Some of the many pioneering researchers and
clinicians who chose to publish open access research with BioMed Central
discuss their research topics and share their comments about the importance of
the Internet and open access to scientific and medical research.
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Dr Eyob Zere
Dr Eyob Zere is currently the Senior Health Systems
Advisor with Africa’s Health, AED based in Washington DC. Prior to that he
worked with the WHO Regional Office for Africa for over 10 years as Advisor for
health systems and health economics in various countries of the region,
sub-regional and regional office.
“The publication process is indeed
simple and friendly. The review is done in a relatively short time and
reviewers comments provided to us as soon as they are received. Furthermore,
the fee waiver for those writing from Africa encourages researchers
tremendously and goes a long way in bridging inequities in health research.
“The research has benefitted from
being open access. In those low-income countries in Africa where subscription
to paid journals is limited due to financial constraints, it is not possible
for a published article to make an impact on the ground in terms of informing
policies and contributing to evidence-based decision making. Furthermore, I
find it that my publications in the open access journals are more often cited
than those published in limited access journals – this is an advantage for my
own career development.”
Durand works at the Department of Molecular Medicine and Haematology,
University of the Witwatersrand and National Health Laboratory Service,
Johannesburg, South Africa. He is using laboratory and computational methods to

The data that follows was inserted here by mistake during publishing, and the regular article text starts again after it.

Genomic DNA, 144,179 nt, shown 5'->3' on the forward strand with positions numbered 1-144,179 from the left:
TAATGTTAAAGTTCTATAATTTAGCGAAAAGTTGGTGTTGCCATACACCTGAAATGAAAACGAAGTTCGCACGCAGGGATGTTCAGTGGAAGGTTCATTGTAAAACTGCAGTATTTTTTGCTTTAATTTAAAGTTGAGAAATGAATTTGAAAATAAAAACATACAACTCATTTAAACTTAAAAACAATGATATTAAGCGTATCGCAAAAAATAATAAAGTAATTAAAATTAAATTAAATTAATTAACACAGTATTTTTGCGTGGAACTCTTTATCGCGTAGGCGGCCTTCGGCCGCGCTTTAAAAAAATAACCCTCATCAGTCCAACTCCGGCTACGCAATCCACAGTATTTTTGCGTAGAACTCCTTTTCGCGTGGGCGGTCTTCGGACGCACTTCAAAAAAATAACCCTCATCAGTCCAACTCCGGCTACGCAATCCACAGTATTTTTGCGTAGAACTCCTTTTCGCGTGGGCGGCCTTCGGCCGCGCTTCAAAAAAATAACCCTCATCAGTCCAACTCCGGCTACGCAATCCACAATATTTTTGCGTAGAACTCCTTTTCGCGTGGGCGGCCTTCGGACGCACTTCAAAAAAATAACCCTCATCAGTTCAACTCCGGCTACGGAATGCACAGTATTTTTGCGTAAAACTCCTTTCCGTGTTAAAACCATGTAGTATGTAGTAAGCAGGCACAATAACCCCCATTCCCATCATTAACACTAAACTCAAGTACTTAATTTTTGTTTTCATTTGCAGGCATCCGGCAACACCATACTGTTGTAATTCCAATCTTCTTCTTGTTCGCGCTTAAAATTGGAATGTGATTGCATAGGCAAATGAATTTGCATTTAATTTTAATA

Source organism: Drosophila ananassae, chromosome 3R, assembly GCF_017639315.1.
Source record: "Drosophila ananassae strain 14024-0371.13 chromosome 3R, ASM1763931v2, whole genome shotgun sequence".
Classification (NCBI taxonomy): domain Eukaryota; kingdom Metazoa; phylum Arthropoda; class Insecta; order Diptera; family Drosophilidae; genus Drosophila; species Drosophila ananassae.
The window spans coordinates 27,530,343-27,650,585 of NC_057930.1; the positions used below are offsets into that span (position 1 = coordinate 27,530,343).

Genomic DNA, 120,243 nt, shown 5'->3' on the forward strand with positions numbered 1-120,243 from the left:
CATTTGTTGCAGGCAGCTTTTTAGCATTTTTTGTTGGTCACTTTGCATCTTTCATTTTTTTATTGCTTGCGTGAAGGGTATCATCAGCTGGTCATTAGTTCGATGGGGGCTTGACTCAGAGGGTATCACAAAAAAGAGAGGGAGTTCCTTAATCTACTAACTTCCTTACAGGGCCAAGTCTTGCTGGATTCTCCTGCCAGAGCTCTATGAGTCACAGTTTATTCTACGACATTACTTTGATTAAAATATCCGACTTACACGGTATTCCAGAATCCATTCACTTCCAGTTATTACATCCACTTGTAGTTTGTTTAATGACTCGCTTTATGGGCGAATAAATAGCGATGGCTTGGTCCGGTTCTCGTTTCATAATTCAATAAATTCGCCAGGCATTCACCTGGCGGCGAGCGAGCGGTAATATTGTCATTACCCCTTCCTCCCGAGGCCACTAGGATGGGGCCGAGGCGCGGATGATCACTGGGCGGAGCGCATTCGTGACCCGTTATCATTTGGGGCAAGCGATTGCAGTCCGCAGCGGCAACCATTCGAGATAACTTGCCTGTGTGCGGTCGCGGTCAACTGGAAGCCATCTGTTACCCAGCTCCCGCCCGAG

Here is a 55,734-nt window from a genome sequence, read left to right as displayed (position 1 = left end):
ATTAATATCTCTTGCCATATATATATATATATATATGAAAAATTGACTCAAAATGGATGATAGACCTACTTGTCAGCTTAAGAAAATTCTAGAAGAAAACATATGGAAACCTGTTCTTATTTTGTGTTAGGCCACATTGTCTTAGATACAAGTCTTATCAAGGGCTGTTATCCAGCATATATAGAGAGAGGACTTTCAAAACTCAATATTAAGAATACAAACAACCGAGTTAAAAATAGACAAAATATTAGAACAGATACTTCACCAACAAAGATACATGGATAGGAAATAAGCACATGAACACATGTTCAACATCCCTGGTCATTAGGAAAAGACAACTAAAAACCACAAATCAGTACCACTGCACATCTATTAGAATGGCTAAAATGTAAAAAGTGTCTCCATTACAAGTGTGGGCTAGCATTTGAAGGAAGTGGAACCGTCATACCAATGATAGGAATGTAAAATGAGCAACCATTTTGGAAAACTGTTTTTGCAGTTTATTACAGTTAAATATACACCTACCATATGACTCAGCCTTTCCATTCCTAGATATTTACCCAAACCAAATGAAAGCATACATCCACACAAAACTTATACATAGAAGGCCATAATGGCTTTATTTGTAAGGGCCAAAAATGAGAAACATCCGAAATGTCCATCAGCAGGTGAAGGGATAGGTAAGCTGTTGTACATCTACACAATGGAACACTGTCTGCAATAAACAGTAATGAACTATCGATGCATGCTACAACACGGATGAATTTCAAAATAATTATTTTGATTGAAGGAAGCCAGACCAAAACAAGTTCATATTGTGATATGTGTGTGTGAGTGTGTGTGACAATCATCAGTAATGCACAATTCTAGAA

investigate determinants of genome evolution in unicellular organisms.
thought the submission and review process at BioMed Central was professional,
uncomplicated and rapid, which I appreciated.”
W . L. Adeyemo
Adeyemo is a senior lecturer with the Department of Oral and Maxillofacial
Surgery at the University of Lagos, Nigeria. He is currently researching the
quality of life after surgical/non-surgical tooth extraction; the necessity for
blood transfusion in cleft lip and palate surgery; and, ultrasound diagnosis of
in an open access journal afforded me the opportunity to interact with the
scientific community regarding my research activities.”
Samadikuchaksaraei is an Assistant Professor in the Department of Biotechnology
at the Iran University of Medical Sciences. He is currently working on the
engineering and regeneration of lung, skin, bone, and spinal cord, as well as
researching high-tech medical education development.
paper was highly accessed and I realized that my assessment of the existing
need for such a review was correct.”
Hill is a Clinical Epidemiologist with the Bacterial Diseases Programme in
Gambia, where his team is researching tuberculosis and pneumococcal disease.
Philip is also leading a project to establish a pneumococcal surveillance
system to accompany the introduction of pneumococcal vaccine into Africa.
in a developing country I feel like I need to be one of those to take a lead in
this respect, and publish much of my work in open-access journals.”
M Kirigia works with the World Health Organization Regional Office for Africa
as a Regional Advisor for Health Economics. Before joining WHO he was a Senior
Lecturer and Coordinator of a Health Economics Masters Program at the
University of Cape Town, South Africa.
“Open Access journals are crucial not only
in reducing the permanent loss of … knowledge, but also in improving access for
those living and working in resource-poor settings. These journals are making
an immense contribution towards bridging the knowledge-gap between economically
rich and poor.”